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  • Alastair
  • Member Since Sep 8th, 2010

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WoW17 Comments

Recent Comments:

The Lawbringer: Consequences 2010 {WoW}

Oct 29th 2010 7:36PM Actually, that comparison is apples to oranges: it is not illegal to buy WoW account information, but it is against the terms of service, and doing so can get you banned by Blizzard. So, it's not exactly like the drug comparison you draw.

I've had this discussion a number of times with fellow guild members regarding gold purchases. Buying gold is against the ToS and the EULA, risks account theft/hacking, and is generally a very bad thing to do...but it is not against the law. Agreeing to sell somebody something, taking their money, and fraudulently failing to deliver the goods IS against the law.

The fraudster should be in jail (which he is, thank goodness) and his would-be buyers should be banned from Warcraft. Different punishments for violating different sets of rules.

Tuesday Morning Post: Jaina Proudmoore is awesome edition {WoW}

Oct 26th 2010 12:15PM Link to defense of Org is incorrect.

The Lawbringer: Buying precedent {WoW}

Oct 25th 2010 2:14PM Some of the comments above are confusing the question of whether limited hacking (i.e. modding) is a good or bad thing with whether it can be banned by Blizzard.

As holder of the copyright to the game code, Blizzard has certain exclusive rights, including the right to create derivative works. Modifying game code to affect the outcomes and game play is creating a derivative work, and only Blizzard has this right.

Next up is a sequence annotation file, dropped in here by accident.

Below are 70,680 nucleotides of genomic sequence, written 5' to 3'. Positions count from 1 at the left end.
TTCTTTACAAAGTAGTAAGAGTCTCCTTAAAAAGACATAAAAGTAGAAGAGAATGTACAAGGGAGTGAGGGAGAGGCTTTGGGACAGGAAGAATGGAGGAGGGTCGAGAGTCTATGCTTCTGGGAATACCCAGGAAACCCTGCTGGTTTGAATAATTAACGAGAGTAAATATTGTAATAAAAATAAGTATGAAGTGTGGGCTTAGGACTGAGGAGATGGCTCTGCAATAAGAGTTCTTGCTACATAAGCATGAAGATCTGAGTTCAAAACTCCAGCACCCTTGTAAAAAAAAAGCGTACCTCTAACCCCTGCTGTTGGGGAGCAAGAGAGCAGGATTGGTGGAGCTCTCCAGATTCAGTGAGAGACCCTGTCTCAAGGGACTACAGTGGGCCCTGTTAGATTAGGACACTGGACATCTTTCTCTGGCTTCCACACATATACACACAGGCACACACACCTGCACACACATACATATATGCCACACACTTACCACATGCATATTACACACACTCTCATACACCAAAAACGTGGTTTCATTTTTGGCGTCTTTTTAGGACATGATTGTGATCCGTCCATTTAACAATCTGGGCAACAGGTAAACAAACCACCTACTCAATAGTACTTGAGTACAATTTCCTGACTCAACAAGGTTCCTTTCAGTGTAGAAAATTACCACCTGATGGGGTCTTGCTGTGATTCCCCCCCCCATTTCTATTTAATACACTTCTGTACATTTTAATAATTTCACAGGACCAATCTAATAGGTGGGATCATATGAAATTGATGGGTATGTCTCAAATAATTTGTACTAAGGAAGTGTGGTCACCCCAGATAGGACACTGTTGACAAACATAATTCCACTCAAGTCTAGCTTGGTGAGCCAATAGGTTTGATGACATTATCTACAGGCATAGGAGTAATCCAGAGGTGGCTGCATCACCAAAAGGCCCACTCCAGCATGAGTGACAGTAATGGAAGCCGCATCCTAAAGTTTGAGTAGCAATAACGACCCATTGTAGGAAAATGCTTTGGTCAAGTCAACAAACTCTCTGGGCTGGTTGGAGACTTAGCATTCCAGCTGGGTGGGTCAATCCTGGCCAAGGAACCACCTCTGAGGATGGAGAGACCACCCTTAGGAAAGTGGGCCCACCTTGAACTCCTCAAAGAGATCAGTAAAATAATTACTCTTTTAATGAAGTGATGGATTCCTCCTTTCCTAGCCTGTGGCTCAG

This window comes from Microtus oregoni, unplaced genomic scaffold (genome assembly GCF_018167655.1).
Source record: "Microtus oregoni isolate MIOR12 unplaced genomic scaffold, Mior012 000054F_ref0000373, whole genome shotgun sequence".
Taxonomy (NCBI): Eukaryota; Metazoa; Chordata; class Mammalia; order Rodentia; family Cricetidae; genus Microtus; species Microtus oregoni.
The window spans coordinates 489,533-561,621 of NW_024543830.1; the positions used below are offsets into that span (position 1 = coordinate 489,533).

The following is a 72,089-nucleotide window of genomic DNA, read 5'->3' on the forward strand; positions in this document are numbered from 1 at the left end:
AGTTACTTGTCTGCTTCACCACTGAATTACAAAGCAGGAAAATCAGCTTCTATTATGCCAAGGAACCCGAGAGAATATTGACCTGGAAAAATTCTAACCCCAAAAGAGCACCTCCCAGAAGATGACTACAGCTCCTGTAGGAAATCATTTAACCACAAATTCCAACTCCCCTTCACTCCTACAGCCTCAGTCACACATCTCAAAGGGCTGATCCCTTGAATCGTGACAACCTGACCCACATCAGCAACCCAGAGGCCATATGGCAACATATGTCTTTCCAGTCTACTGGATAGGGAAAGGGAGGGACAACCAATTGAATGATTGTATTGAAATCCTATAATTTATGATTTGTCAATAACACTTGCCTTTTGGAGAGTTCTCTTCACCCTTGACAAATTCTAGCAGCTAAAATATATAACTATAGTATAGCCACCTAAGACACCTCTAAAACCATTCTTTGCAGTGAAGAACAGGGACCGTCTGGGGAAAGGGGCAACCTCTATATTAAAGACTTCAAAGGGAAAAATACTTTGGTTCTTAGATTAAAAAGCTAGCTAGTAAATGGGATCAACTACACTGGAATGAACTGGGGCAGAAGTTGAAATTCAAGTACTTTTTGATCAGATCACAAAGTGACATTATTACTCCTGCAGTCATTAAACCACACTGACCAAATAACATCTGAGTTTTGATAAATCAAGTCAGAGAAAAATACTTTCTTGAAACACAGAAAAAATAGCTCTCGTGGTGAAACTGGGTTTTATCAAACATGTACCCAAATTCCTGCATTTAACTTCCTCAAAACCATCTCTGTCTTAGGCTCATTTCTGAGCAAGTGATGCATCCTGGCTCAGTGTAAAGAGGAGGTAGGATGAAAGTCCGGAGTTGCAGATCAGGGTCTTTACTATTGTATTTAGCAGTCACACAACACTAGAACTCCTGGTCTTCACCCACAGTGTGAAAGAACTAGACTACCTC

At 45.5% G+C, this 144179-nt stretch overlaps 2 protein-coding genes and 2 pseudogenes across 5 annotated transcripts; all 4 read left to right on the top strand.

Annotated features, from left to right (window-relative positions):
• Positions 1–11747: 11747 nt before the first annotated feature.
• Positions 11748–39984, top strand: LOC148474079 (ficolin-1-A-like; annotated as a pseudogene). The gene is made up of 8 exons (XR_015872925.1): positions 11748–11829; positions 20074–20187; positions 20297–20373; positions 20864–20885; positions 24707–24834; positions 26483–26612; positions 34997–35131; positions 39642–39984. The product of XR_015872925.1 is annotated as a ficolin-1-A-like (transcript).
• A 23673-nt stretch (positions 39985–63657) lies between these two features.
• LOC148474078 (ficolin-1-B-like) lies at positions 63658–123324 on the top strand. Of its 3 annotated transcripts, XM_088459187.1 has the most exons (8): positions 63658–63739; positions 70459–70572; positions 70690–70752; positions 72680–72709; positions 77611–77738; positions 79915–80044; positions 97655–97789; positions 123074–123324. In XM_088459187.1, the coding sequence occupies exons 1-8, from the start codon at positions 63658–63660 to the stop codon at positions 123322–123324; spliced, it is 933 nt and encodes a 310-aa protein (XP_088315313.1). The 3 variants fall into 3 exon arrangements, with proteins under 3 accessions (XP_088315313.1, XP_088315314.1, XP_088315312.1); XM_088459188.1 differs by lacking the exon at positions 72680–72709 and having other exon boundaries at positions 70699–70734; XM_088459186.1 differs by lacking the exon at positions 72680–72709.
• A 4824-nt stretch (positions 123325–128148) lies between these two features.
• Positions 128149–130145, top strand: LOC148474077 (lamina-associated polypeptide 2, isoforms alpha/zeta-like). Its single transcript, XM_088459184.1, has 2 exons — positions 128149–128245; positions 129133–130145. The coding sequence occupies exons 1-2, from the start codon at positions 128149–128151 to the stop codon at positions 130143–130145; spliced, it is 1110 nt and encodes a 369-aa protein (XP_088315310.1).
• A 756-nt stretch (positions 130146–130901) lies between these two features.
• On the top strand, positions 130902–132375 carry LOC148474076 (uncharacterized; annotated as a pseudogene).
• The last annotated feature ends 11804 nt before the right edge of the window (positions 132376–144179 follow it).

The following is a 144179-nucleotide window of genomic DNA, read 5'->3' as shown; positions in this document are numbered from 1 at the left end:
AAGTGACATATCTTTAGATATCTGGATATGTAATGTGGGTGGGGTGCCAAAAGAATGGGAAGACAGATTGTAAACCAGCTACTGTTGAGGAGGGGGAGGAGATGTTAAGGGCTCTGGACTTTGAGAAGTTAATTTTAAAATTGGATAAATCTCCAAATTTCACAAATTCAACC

Of course, there are exceptions to copyright rules, such as "fair use," which commenter Muls describes above. Educational uses are the best examples of fair use in the code context. If a professor created a mod of a Blizzard game as part of a demonstration on how such code-modification works for a class, this would probably be protected activity. However, modding for the purpose of playing a game that is "more fun" is not going to qualify as a fair use, since it could compete with a potential market use of the code, which belongs to Blizzard.

An interesting argument could be made that in the single-player model, purchase of a game is really a purchase, not a license. If that were the case, modifying the code might be viewed similarly to highlighting in a book that you purchase- a legitimate, foreseeable use of a sold product. However, Blizzard's games are very much license-driven, and their EULA is very strong.

Bottom line is that Blizzard will probably be found to have the legal right to bar such hacking, regardless of whether it is abstractly a good thing or a bad thing for people to create game mods for their products.

Status update on current patch 4.0.1 issues {WoW}

Oct 13th 2010 3:02PM While I disagree with the QQ above, I don't think it is productive to downrate comments just because we don't agree. I play a warrior as my main, and love the changes so far. My only annoyance was at the logistics of downloading and installing the patch, as well as updating add-ons, on multiple computers but...that's life in new-patch land. The benefits far outweigh the minor inconveniences.

Let's respect people's right to complain about the changes if they want, rather than just hiding their comments

Win a ticket to BlizzCon 2010 from WoW Insider {WoW}

Oct 12th 2010 6:47PM Pick me! Pick me!

Breakfast Topic: Are you dodging the Cataclysm beta? {WoW}

Sep 8th 2010 12:31PM After seven failed tries at copying my main, two toon wipes, and game errors that make the beta unplayable, I've decided to spend most of my WoW time in WoTLK rather than exploring the Beta. It just doesn't have the stability yet to make beta testing a fun experience.